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rjmacready
08-12-2016, 08:04 AM
I have multiple levels of facet arthtropathy/moderate canal stenosis that need repair as well as the curve correction. How many of you getting ready for the deformity correction have similar problems, and what does the surgeon plan to do about it? Please help if you can, I posted several other questions that got no replies. I don't have any other place to seek advice. I know nobody, even by sight only, that has had the surgery. I can't be the only pre-surgery patient that have these issues. Your experiences would tell me more than reading countless journal articles. Thanks RJM

Jjohnsonphd
08-12-2016, 02:16 PM
Well, I am not familiar with what else you need done but here is what my surgeon told me. For me, it was discovered that I had a slipped disk at L4-L5, it was degenerated and I had some canal narrowing. He repaired that in its own surgery, telling my my huge correction was surgery enough for my body and he didn't want to add any other surgery to it. I had wanted to do it all at once but I am glad I broke it down in two surgeries. It allowed the first to heal and I feel very ready for my big surgery. Not sure if that helps. Good luck in your journey!

LindaRacine
08-12-2016, 04:45 PM
I have multiple levels of facet arthtropathy/moderate canal stenosis that need repair as well as the curve correction. How many of you getting ready for the deformity correction have similar problems, and what does the surgeon plan to do about it? Please help if you can, I posted several other questions that got no replies. I don't have any other place to seek advice. I know nobody, even by sight only, that has had the surgery. I can't be the only pre-surgery patient that have these issues. Your experiences would tell me more than reading countless journal articles. Thanks RJM
Hi...

Just about everyone with scoliosis, who is over the age of 40 or 50, has at least some stenosis and facet arthropathy. It's typically why surgeons like to get CT scans on us "older" patients. If those issues aren't addressed during surgery, the patient would probably be very unhappy with their outcome.

--Linda

jackieg412
08-12-2016, 07:26 PM
Adults have all kinds of spine problems. My surgeon took care of all of them in one very major surgery. It is hard to make the decision on this type of surgery. You will get good answers here. At least an idea of good questions to ask your doctor.

titaniumed
08-13-2016, 09:37 AM
Chet, In adults with scoliosis around age 50, stenosis and facet issues are common. Scoliosis surgeons do have a host of procedures they do in each particular case....In my case, I had every facet complex removed from T3-Sacrum, it states this in my hospital reports. This doesn’t mean you will have this done, I didn’t know every level was going to be done, and many decisions are made after they get in. Laminectomy is one of the procedures for stenosis, the removal of the “roof”of the vertebrae,(from the back) I couldn’t tell you if you might have this done...and I didn’t have any laminectomies done, but I had stenosis.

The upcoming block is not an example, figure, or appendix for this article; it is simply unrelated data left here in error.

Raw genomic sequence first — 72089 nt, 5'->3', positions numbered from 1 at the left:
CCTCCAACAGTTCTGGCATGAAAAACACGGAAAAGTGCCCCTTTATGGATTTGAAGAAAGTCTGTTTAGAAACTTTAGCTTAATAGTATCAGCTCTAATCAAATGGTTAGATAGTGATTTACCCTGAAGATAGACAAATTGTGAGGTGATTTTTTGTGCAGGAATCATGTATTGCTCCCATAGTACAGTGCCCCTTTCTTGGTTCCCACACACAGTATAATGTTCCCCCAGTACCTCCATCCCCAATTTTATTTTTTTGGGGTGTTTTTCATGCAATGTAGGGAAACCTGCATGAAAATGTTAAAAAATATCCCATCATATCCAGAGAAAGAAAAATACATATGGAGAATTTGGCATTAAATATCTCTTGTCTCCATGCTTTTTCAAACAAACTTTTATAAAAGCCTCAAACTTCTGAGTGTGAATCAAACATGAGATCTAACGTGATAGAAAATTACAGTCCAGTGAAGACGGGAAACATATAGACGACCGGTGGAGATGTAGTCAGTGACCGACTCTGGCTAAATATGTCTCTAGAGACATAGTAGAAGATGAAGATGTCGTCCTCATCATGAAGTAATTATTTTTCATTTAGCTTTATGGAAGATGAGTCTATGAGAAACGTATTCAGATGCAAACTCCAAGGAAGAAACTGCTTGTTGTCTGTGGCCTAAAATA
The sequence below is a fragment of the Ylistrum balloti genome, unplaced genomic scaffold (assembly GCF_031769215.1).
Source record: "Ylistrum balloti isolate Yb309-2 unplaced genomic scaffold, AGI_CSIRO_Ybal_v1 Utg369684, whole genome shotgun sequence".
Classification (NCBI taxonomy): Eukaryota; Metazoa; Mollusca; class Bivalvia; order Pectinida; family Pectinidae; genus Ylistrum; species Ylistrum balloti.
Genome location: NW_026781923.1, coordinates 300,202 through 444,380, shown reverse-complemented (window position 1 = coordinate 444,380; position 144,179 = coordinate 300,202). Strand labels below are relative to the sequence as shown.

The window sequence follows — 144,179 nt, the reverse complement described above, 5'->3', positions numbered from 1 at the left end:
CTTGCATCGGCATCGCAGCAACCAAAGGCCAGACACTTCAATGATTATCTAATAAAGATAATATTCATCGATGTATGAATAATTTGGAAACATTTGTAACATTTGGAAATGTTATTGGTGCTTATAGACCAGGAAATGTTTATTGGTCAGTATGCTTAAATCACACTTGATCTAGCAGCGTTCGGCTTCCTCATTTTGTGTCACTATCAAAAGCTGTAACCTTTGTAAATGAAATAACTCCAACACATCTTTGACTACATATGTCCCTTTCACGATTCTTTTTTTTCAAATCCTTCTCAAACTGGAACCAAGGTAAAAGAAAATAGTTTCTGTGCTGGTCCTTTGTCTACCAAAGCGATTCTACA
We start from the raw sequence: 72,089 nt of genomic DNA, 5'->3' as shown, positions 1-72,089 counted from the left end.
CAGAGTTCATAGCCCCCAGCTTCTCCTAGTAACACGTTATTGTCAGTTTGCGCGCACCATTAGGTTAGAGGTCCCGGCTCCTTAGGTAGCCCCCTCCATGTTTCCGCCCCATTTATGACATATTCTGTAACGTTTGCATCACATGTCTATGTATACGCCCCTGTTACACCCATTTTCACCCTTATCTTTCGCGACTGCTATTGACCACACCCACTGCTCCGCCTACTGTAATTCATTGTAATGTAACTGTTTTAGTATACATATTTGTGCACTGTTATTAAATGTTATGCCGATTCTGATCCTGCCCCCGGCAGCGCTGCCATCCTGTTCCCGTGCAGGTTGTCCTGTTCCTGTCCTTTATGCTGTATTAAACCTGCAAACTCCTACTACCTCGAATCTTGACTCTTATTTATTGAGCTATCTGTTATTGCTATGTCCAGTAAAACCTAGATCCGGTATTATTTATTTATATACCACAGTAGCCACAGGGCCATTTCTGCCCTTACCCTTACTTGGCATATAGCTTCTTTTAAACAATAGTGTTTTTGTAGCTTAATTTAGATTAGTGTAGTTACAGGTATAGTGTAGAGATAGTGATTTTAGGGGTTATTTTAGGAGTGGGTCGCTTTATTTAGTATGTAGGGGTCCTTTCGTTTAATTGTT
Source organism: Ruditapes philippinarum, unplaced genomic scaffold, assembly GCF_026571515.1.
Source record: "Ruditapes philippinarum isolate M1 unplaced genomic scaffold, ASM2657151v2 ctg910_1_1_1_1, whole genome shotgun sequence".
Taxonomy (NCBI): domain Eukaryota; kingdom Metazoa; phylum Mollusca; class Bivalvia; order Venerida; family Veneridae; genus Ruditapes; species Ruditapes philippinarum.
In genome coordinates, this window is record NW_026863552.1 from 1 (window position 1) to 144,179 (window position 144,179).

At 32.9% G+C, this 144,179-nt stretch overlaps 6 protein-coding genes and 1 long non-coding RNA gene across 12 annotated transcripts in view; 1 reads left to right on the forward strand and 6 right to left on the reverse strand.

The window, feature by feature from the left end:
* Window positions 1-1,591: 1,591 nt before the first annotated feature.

Reviewing scoliosis surgery procedures in adults takes years of training. It is an amazing thing to learn about some procedures and methods, but learning them all, and knowing this material is an involved process. This is what scoliosis surgeons do.

If you have a qualified scoliosis surgeon, this is the best you can do. I probably had around 30 different pain producing problems in my lumbar spine, and my surgeon apparently solved all of them which I didn’t expect would happen. He didn’t explain all of the methods to me, this would be impossible. Once I felt confident in his abilities, I had to trust that he could do the best he could. He guaranteed that something would go wrong, but in the end he told me it would help. Its about cutting losses, and good surgeons wont operate unless they feel there will be an improvement.

When your pain is high, you have to make that decision. It took me many years (34) to finally commit, commit to the next step because all other methods failed. Its also not an easy thing to go into something that feels like you been hit by a truck, so we have to be prepared for some pain and a little understanding that its not going to be easy.

Regular orthopedic doctors who do an occasional level or two on elder adults who suspect that a scoliosis might be triggered, shouldn’t operate and should refer to scoliosis surgeons. Its unfortunate that this has happened to you. If you feel that your quality of life is bad enough, sometimes you have little choice. Adults with degeneration are a difficult group for scoliosis surgeons, they can expect things but never know what can happen since the spine is so difficult.

Its like fighting a forest fire. Fireman have tools and procedures, but with shifting winds, these plans change on the fly...They have to have a good team, and be able to adjust procedure quickly.

Ed

leahdragonfly
08-13-2016, 10:34 PM
Hi there, I had my original surgery in 2010 for severe pain and radiculopathy from spinal stenosis, lumbar facet arthropathy, spondylolisthesis, disc degeneration, etc. My curve was beside the point really, although it rapidly degenerated from around 30 degrees lumbar to 47 over a period of two years. I had a very good outcome as far as relief of radiculopathy and back pain, despite suffering broken rods twice due to pseudoarthrosis. My surgical report listed 8 procedures. Your surgeon sounds excellent and shoukd address all of your problems. Advanced imaging such as you're having helps them find everything that needs to be fixed.

Feel free to ask any questions you like or PM me if you'd like to talk more.